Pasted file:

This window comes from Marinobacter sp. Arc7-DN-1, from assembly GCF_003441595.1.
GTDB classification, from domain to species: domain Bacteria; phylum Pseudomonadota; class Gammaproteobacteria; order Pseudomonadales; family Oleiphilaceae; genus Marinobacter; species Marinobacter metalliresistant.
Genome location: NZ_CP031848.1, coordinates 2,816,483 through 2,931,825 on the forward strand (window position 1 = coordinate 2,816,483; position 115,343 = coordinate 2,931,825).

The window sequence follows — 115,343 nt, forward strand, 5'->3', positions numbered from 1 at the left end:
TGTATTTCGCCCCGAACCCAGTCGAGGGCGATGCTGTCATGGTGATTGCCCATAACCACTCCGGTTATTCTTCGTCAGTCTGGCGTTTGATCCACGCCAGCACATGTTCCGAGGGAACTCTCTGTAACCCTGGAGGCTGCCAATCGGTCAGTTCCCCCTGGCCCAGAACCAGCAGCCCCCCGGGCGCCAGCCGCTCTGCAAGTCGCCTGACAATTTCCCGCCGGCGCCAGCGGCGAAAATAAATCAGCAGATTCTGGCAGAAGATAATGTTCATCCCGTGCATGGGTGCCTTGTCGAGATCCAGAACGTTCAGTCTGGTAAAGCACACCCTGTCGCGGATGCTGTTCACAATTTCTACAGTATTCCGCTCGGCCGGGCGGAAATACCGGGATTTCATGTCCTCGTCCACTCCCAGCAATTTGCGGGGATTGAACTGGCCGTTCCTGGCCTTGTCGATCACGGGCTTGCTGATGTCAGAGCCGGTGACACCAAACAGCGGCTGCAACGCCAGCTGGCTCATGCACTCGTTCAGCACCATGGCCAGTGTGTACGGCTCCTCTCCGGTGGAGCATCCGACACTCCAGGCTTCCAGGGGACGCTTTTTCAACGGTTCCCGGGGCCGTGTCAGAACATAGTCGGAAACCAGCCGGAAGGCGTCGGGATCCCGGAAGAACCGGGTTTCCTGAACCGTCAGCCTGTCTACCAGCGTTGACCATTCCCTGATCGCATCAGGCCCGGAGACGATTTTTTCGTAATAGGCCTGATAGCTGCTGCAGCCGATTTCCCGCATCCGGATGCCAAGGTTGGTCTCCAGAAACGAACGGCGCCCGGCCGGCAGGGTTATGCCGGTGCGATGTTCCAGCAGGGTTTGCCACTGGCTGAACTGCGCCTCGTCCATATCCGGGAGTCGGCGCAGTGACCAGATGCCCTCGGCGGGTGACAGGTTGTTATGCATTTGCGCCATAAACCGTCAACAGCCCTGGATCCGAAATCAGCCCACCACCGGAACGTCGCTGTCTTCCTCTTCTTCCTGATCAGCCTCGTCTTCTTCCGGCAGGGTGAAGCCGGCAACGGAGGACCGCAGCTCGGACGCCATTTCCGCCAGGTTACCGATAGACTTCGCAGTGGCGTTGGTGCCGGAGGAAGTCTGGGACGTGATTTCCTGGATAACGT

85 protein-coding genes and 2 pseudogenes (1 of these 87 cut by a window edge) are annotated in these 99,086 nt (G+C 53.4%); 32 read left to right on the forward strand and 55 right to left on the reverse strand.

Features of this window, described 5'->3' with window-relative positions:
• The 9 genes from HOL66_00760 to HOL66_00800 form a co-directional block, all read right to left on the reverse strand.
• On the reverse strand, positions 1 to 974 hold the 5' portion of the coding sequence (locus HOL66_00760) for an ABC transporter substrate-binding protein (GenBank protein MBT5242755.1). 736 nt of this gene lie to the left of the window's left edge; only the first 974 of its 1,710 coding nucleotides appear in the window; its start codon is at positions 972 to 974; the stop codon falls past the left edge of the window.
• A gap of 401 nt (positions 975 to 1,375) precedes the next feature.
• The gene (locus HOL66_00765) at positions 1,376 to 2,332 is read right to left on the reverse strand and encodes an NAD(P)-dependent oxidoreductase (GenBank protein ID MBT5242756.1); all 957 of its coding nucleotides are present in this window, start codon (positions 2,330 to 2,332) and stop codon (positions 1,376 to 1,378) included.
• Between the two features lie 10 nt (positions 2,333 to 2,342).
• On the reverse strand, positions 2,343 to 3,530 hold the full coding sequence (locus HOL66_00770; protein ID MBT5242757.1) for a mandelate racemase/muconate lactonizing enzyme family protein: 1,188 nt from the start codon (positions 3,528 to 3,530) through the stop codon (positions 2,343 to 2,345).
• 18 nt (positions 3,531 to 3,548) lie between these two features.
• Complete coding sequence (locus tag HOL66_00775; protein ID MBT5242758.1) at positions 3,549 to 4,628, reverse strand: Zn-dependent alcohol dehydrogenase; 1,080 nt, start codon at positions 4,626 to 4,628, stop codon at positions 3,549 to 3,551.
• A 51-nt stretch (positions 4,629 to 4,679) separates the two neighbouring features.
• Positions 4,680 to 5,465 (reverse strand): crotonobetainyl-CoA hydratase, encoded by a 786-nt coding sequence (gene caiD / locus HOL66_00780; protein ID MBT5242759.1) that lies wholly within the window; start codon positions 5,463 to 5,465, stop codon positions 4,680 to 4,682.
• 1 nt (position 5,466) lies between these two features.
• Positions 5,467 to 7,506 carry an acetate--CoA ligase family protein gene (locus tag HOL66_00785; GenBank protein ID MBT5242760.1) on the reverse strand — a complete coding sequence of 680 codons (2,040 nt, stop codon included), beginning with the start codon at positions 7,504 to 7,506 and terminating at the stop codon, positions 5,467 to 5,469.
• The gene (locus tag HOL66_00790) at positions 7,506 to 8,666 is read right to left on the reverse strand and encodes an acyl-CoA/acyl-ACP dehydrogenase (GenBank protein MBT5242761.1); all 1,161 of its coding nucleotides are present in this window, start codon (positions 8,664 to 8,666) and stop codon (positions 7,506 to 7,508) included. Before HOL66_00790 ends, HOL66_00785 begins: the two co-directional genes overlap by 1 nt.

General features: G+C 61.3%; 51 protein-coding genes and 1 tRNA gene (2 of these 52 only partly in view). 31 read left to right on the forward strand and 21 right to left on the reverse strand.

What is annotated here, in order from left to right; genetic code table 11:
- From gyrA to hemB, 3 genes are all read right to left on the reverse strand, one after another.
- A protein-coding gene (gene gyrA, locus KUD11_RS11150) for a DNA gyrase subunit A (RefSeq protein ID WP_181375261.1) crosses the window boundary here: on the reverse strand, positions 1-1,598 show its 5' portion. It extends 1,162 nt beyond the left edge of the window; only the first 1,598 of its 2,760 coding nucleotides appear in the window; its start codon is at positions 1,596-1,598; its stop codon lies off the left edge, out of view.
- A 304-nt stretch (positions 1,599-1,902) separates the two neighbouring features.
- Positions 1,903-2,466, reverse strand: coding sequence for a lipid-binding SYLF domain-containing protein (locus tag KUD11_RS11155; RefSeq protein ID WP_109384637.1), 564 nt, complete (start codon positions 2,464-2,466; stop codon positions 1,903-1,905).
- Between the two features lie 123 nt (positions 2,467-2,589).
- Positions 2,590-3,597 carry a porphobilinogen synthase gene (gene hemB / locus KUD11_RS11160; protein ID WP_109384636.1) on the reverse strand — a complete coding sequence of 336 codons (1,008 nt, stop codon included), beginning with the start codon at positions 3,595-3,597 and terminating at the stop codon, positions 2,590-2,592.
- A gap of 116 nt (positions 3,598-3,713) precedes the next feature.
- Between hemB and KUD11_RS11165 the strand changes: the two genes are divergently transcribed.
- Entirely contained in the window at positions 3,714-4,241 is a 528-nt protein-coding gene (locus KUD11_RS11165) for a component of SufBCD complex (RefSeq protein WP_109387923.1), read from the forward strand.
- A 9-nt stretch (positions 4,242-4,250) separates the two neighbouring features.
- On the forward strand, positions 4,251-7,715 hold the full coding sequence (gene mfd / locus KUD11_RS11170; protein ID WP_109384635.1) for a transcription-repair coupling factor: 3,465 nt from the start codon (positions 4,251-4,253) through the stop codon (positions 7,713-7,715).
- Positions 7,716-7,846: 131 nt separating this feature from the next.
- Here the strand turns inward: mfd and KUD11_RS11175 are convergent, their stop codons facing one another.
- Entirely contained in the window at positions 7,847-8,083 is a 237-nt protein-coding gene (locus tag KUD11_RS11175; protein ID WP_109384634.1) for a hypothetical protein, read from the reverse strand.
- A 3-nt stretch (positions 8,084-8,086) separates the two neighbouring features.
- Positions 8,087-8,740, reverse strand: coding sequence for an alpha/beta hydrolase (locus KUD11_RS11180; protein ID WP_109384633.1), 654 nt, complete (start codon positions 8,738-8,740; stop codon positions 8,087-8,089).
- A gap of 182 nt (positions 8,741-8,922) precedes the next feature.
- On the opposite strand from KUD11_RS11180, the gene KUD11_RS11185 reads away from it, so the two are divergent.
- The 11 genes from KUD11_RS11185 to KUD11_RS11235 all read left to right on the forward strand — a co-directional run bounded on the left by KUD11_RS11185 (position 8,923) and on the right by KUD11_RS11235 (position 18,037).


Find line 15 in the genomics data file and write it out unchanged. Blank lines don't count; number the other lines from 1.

• Complete coding sequence (locus tag HOL66_00775; protein ID MBT5242758.1) at positions 3,549 to 4,628, reverse strand: Zn-dependent alcohol dehydrogenase; 1,080 nt, start codon at positions 4,626 to 4,628, stop codon at positions 3,549 to 3,551.